What Do We Really See? Memory Provides Miraculous Detail, Not The Eye
Though most of us assume we can see the miraculous detail of the world around us, our eyes and brain are actually deceiving us. According to recent findings published in the Journal of Experimental Psychology, researchers have found that the brain works to fool the human body into believing that we see in sharp detail by calling on the memory of past visual experiences.
"In our study we are dealing with the question of why we believe that we see the world uniformly detailed," said Dr. Arvid Herwig from the Neuro-Cognitive Psychology research group of the Faculty of Psychology and Sports Science. The group is also affiliated to the Cluster of Excellence Cognitive Interaction Technology (CITEC) of Bielefeld University and is led by Professor Dr. Werner X. Schneider, in a news release.
Researchers remind us that only the fovea, otherwise known as the central area of the retina, can actually process objects precisely. In other words, this would mean that we could only see a small area of our environment in sharp detail that's about the equivalent of a thumbnail at the end of an outstretched arm.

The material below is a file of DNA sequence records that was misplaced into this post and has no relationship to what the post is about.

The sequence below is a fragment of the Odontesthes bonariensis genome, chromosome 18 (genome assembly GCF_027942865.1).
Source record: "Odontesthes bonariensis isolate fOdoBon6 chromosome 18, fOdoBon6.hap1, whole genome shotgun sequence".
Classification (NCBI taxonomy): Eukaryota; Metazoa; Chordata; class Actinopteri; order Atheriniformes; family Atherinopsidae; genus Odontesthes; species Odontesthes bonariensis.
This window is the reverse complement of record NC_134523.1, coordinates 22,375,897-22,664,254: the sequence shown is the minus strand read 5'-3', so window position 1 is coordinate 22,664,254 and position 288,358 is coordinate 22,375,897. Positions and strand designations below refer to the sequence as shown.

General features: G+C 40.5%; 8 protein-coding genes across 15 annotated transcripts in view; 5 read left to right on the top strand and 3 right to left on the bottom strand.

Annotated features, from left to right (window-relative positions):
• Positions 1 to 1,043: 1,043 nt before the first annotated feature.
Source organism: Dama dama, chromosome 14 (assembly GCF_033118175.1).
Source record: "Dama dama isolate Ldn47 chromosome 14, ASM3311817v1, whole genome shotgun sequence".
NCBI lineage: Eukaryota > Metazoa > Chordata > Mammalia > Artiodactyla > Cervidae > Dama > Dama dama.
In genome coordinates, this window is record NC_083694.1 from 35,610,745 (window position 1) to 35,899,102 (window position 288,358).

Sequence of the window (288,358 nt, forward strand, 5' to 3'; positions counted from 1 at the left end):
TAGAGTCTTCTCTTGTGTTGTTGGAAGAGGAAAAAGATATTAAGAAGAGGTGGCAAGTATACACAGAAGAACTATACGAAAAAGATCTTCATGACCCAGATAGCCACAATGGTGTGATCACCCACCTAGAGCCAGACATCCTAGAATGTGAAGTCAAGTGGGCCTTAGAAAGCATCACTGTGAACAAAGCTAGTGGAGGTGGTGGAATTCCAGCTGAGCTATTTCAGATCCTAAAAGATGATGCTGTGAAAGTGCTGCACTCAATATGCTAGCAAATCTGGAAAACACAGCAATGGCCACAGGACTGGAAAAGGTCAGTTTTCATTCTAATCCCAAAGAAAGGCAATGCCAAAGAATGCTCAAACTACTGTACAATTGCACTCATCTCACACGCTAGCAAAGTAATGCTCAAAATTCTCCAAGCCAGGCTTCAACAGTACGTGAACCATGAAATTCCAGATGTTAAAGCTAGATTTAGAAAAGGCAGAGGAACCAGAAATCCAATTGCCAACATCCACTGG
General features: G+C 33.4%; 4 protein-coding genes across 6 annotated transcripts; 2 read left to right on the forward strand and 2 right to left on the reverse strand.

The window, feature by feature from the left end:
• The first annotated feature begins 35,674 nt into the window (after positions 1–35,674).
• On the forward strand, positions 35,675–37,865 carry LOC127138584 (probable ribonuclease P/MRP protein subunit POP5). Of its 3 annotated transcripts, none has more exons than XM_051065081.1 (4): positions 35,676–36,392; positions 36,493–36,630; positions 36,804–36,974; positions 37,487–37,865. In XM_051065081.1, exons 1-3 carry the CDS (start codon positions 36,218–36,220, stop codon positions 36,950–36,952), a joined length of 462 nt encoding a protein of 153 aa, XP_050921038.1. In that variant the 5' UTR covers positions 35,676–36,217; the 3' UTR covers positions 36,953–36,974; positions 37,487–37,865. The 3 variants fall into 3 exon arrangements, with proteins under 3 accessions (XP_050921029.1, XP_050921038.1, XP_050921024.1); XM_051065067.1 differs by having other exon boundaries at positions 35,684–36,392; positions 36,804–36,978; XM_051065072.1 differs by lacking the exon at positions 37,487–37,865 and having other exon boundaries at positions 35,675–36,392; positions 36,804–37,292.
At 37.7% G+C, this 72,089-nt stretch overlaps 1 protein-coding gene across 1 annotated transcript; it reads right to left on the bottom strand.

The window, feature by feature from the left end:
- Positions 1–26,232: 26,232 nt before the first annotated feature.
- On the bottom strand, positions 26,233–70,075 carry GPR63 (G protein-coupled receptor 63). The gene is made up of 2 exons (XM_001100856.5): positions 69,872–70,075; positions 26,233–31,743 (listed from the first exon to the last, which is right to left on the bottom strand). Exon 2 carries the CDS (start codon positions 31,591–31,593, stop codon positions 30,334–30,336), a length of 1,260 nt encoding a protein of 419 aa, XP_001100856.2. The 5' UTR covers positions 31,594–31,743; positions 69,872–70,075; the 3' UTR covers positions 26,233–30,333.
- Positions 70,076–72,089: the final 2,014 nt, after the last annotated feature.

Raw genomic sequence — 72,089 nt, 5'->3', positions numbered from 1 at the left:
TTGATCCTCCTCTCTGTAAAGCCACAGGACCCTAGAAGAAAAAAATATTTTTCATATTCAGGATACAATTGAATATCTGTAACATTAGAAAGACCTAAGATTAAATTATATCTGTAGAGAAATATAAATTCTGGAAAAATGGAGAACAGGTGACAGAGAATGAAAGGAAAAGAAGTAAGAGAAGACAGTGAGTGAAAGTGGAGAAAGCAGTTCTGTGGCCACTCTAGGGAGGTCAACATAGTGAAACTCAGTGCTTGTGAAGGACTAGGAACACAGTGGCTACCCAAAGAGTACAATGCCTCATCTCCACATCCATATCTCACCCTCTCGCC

However, all visual impressions that occur outside the fovea on the retina become progressively coarse; that's when are memory kicks in-helping us to "believe" that we do, indeed, see large parts of the environment in sharp detail. Unfortunately, in reality, we really don't.
Researchers took an in-depth look at the idea through a series of experiments that approach how people learn through countless eye movements over a lifetime to connect the coarse impressions of objects outside the fovea to detailed visual impressions after the eye has moved to the object of interest.
Researchers used eye-tracking experiments to test the approach, with the technique that harnesses a specific camera that can record 1,000 images per second. Scientists have recorded fast ballistic eye movements.
Though most of the participants did not realise it, certain objects were changed during eye movement. The aim was that the test persons learn new connections between visual stimuli from inside and outside the fovea, in other words from detailed and coarse impressions. Afterwards, the participants were asked to judge visual characteristics of objects outside the area of the fovea
Findings revealed that the connection between a coarse and detailed visual impression occurred after just a few minutes. The coarse visual impressions became similar to the newly learnt detailed visual impressions.
"The experiments show that our perception depends in large measure on stored visual experiences in our memory," says Arvid Herwig. According to Herwig and Schneider, these experiences serve to predict the effect of future actions ("What would the world look like after a further eye movement"). In other words: "We do not see the actual world, but our predictions."